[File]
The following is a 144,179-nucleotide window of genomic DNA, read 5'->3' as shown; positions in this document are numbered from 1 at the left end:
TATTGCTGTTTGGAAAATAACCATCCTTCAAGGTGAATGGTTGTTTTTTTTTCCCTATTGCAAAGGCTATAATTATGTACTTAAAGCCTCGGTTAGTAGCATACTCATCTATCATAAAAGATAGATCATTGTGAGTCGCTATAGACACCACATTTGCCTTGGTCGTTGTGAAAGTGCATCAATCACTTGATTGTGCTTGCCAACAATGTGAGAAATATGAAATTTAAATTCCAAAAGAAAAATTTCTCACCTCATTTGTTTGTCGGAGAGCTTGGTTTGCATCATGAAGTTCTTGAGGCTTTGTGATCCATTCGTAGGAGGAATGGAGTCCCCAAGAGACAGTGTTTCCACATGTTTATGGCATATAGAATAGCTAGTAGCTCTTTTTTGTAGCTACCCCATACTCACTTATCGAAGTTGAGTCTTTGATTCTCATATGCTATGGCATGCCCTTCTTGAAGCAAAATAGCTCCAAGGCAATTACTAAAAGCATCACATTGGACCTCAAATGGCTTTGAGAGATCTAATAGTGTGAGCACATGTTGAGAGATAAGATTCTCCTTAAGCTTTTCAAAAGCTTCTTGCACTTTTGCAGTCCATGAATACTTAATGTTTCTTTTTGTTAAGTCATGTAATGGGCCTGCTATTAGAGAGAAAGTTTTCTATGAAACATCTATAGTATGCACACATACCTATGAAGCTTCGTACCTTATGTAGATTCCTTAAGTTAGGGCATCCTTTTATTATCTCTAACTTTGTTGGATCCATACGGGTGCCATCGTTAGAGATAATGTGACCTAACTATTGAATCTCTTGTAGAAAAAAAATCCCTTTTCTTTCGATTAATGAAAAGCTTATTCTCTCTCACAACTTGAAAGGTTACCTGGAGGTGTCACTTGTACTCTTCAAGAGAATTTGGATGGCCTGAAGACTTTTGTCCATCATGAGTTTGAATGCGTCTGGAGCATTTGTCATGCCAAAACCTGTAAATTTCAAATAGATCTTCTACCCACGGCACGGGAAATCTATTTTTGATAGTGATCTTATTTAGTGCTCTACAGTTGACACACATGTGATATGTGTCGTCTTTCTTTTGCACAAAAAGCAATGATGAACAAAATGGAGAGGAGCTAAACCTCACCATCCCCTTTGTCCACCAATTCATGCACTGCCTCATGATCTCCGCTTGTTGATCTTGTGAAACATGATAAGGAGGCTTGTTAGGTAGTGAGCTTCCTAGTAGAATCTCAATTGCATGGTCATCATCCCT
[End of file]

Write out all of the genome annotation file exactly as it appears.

The following is a 144,179-nucleotide window of genomic DNA, read 5'->3' as shown; positions in this document are numbered from 1 at the left end:
TATTGCTGTTTGGAAAATAACCATCCTTCAAGGTGAATGGTTGTTTTTTTTTCCCTATTGCAAAGGCTATAATTATGTACTTAAAGCCTCGGTTAGTAGCATACTCATCTATCATAAAAGATAGATCATTGTGAGTCGCTATAGACACCACATTTGCCTTGGTCGTTGTGAAAGTGCATCAATCACTTGATTGTGCTTGCCAACAATGTGAGAAATATGAAATTTAAATTCCAAAAGAAAAATTTCTCACCTCATTTGTTTGTCGGAGAGCTTGGTTTGCATCATGAAGTTCTTGAGGCTTTGTGATCCATTCGTAGGAGGAATGGAGTCCCCAAGAGACAGTGTTTCCACATGTTTATGGCATATAGAATAGCTAGTAGCTCTTTTTTGTAGCTACCCCATACTCACTTATCGAAGTTGAGTCTTTGATTCTCATATGCTATGGCATGCCCTTCTTGAAGCAAAATAGCTCCAAGGCAATTACTAAAAGCATCACATTGGACCTCAAATGGCTTTGAGAGATCTAATAGTGTGAGCACATGTTGAGAGATAAGATTCTCCTTAAGCTTTTCAAAAGCTTCTTGCACTTTTGCAGTCCATGAATACTTAATGTTTCTTTTTGTTAAGTCATGTAATGGGCCTGCTATTAGAGAGAAAGTTTTCTATGAAACATCTATAGTATGCACACATACCTATGAAGCTTCGTACCTTATGTAGATTCCTTAAGTTAGGGCATCCTTTTATTATCTCTAACTTTGTTGGATCCATACGGGTGCCATCGTTAGAGATAATGTGACCTAACTATTGAATCTCTTGTAGAAAAAAAATCCCTTTTCTTTCGATTAATGAAAAGCTTATTCTCTCTCACAACTTGAAAGGTTACCTGGAGGTGTCACTTGTACTCTTCAAGAGAATTTGGATGGCCTGAAGACTTTTGTCCATCATGAGTTTGAATGCGTCTGGAGCATTTGTCATGCCAAAACCTGTAAATTTCAAATAGATCTTCTACCCACGGCACGGGAAATCTATTTTTGATAGTGATCTTATTTAGTGCTCTACAGTTGACACACATGTGATATGTGTCGTCTTTCTTTTGCACAAAAAGCAATGATGAACAAAATGGAGAGGAGCTAAACCTCACCATCCCCTTTGTCCACCAATTCATGCACTGCCTCATGATCTCCGCTTGTTGATCTTGTGAAACATGATAAGGAGGCTTGTTAGGTAGTGAGCTTCCTAGTAGAATCTCAATTGCATGGTCATCATCCCT